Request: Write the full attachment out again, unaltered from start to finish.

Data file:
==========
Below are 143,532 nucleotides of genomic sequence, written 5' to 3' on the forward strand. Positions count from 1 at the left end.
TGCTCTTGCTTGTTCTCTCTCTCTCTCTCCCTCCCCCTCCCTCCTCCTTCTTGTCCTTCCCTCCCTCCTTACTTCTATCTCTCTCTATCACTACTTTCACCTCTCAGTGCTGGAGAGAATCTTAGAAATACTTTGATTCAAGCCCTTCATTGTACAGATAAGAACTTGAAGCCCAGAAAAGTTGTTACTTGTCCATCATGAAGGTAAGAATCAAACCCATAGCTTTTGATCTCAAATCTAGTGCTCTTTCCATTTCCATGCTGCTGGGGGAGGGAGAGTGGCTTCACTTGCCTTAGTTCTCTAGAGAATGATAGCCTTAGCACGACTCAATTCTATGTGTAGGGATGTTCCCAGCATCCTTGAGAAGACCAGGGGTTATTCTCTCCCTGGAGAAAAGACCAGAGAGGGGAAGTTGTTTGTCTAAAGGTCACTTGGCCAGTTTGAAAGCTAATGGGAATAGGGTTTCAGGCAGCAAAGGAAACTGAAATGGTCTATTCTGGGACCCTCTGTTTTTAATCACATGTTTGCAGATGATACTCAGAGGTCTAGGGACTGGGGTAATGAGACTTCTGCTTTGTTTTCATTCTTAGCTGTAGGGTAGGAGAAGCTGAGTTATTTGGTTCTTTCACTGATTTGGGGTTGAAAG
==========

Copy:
Below are 143,532 nucleotides of genomic sequence, written 5' to 3' on the forward strand. Positions count from 1 at the left end.
TGCTCTTGCTTGTTCTCTCTCTCTCTCTCCCTCCCCCTCCCTCCTCCTTCTTGTCCTTCCCTCCCTCCTTACTTCTATCTCTCTCTATCACTACTTTCACCTCTCAGTGCTGGAGAGAATCTTAGAAATACTTTGATTCAAGCCCTTCATTGTACAGATAAGAACTTGAAGCCCAGAAAAGTTGTTACTTGTCCATCATGAAGGTAAGAATCAAACCCATAGCTTTTGATCTCAAATCTAGTGCTCTTTCCATTTCCATGCTGCTGGGGGAGGGAGAGTGGCTTCACTTGCCTTAGTTCTCTAGAGAATGATAGCCTTAGCACGACTCAATTCTATGTGTAGGGATGTTCCCAGCATCCTTGAGAAGACCAGGGGTTATTCTCTCCCTGGAGAAAAGACCAGAGAGGGGAAGTTGTTTGTCTAAAGGTCACTTGGCCAGTTTGAAAGCTAATGGGAATAGGGTTTCAGGCAGCAAAGGAAACTGAAATGGTCTATTCTGGGACCCTCTGTTTTTAATCACATGTTTGCAGATGATACTCAGAGGTCTAGGGACTGGGGTAATGAGACTTCTGCTTTGTTTTCATTCTTAGCTGTAGGGTAGGAGAAGCTGAGTTATTTGGTTCTTTCACTGATTTGGGGTTGAAAG